Best enjoyed in a steaming, flower-scented pink bubblebath with a pot of tea and a plate of macarons, this is the perfect book to indulge in on a rainy day.
When outside is grey and miserable and summer has well and truly ended, there’s nothing like comfort reading.
My perennial favorite for cheering me up on a dull September day is Lauren Willig’s The Secret History of the Pink Carnation, the first in her series about a group of spies who take up where the Scarlet Pimpernel left off, rescuing aristocrats from the guillotine and generally romping around Paris at the height of the French Revolution causing delightful mayhem.
Filtered through the research of Eloise Kelly, an American Ph.D. student in London who fortuitously stumbles across a cache of documents just as she’s about to abandon her research, Willig constructs an elaborate network of spies with floral monikers, secret identities and a lot of sexual tension.
The Scarlet Pimpernel, infamous scourge of the French Revolution, has retired. But Joseph Fouché, Napoleon’s Chief of Police, can’t relax just yet. Sir Percy Blakeney may have abandoned a life of espionage and duelling, but in his place has sprung up the Purple Gentian, intent on continuing the Pimpernel’s work.
Amy Balcourt, half-French, half-English and thoroughly impossible, longs to escape the English countryside and travel to Paris avenge her guillotined father. When her brother invites her to their house in Paris, she plots to join up with the Purple Gentian and finally get her chance to be a hero, not a lady. With her cousin Jane and their governess, the formidable Miss Gwen, in tow, she boards a boat to France only to find that they are not the only ones on board.
Richard Selwick is Napoleon’s pet Egyptologist – foppish, suave and ready to bore the entire room with his archeological interests, he’s less than happy to be stuck on a boat with Amy. She might be beautiful, but she’s insatiably curious – and if she gets too close, his secret identity as the Purple Gentian might be at risk.
200 years later, the papers that reveal what happened on Amy’s fateful visit to France are in the possession of one of Richard’s ancestors, Arabella Selwick, who’s more than happy to let Eloise take a peek. But first, she has to get past Arabella’s disapproving – and completely gorgeous – nephew Colin. Will Amy discover Richard’s identity? Will Colin let his guard down around Eloise? And who is the mysterious Pink Carnation?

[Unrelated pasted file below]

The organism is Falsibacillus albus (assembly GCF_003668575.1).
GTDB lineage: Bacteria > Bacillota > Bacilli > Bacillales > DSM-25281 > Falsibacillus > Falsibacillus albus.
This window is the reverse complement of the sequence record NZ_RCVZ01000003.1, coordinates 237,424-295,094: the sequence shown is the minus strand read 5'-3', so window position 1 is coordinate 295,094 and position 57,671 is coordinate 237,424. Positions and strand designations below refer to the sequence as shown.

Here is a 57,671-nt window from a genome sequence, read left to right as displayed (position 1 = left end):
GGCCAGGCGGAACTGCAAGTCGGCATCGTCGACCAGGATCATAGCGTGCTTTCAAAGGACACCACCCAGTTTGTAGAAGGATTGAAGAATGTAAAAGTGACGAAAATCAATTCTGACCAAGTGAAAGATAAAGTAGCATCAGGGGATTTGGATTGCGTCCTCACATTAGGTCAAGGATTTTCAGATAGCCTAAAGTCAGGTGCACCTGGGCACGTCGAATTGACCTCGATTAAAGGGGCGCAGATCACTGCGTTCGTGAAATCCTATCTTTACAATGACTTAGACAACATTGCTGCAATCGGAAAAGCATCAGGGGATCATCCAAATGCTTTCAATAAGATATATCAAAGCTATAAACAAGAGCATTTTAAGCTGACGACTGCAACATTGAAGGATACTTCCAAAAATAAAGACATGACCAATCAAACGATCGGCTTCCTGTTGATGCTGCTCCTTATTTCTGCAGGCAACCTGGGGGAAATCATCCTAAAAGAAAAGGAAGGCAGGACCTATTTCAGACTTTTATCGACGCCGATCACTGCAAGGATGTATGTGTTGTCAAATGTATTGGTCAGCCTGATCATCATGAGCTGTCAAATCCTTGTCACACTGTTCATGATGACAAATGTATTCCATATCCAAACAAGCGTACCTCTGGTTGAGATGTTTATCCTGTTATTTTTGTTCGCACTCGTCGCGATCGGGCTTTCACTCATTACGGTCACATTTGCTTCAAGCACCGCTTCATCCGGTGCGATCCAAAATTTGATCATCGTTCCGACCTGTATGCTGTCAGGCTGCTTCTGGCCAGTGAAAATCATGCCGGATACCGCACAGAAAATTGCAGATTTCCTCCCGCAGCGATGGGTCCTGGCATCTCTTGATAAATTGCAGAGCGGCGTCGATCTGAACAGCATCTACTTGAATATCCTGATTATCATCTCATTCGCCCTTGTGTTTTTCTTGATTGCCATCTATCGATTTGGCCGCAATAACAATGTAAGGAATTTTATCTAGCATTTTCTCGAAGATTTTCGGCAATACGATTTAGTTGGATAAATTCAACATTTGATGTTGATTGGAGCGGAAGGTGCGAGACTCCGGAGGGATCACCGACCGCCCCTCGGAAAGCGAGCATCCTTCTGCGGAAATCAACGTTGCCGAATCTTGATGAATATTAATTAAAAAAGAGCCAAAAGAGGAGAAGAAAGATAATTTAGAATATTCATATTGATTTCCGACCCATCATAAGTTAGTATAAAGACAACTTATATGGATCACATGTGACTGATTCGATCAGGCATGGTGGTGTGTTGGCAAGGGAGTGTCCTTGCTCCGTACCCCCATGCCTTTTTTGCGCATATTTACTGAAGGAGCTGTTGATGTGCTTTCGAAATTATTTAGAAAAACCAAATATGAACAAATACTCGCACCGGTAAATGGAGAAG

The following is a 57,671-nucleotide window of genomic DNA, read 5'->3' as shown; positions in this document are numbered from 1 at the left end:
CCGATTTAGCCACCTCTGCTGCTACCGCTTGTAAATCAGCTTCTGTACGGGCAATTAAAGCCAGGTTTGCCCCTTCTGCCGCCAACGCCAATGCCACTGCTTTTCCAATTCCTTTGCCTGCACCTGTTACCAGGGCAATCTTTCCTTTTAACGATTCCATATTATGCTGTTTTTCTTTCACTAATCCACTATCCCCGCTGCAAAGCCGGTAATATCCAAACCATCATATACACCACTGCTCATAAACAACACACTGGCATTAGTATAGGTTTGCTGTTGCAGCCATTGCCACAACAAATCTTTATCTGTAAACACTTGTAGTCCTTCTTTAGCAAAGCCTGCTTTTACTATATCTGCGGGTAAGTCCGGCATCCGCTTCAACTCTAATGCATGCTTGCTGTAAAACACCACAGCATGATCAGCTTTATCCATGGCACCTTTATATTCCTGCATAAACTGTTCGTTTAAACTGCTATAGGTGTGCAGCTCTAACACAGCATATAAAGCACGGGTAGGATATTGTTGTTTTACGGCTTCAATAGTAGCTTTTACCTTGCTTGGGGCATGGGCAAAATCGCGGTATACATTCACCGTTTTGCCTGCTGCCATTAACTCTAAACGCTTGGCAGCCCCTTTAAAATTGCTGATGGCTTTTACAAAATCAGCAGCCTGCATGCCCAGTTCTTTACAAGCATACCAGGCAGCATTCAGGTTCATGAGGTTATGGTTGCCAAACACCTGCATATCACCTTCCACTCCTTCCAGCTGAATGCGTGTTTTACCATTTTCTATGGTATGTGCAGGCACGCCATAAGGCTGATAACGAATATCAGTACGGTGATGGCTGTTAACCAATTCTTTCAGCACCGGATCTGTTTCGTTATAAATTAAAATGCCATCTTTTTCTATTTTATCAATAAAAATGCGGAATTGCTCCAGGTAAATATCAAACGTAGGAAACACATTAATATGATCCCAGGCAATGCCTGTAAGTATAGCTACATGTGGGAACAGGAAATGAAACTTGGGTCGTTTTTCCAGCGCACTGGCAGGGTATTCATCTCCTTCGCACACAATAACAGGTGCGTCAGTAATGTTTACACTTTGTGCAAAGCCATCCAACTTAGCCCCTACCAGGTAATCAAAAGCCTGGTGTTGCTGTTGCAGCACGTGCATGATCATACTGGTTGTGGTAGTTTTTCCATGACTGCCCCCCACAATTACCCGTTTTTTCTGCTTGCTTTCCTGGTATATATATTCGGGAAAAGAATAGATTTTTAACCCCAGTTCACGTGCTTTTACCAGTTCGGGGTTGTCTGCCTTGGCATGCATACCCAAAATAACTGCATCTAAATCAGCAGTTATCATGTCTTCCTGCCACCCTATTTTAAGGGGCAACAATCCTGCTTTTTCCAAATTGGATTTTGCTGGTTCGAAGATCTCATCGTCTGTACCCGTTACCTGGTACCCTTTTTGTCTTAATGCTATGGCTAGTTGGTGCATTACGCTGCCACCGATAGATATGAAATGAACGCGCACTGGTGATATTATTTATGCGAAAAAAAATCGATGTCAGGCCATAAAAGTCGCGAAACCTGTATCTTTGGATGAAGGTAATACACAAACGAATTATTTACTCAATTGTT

Willig’s Pink series is a delightfully frothy confection of history, romance and mystery. Although she takes Baroness Orczy’s original Scarlet Pimpernel as inspiration, her plots are as taut as any contemporary thriller and her heroes are more than just Mills & Boon cut-outs.
Readers who prefer their historical espionage with a dollop of angst won’t be disappointed either – although not as heart-wrenching as Teresa Grant’s equally Pimpernel-inspired Malcom and Suzanne Rannoch series, Willig keeps the reader on the edge of their seat throughout – and just because her endings are happy, doesn’t mean there’s not a bumpy road to get there.
Best enjoyed in a steaming, flower-scented pink bubblebath with a pot of tea and a plate of macarons, if you like your bodices ripped and your buckles swashed, this is the perfect book to indulge in on a rainy day.
Love romance? Check out bestselling erotica author L. Marie Adeline’s list of 5 ‘Dirty’ Books that Changed Me.
What books do you turn to when you need a bit of comfort reading? Drop your recommendations in a comment below!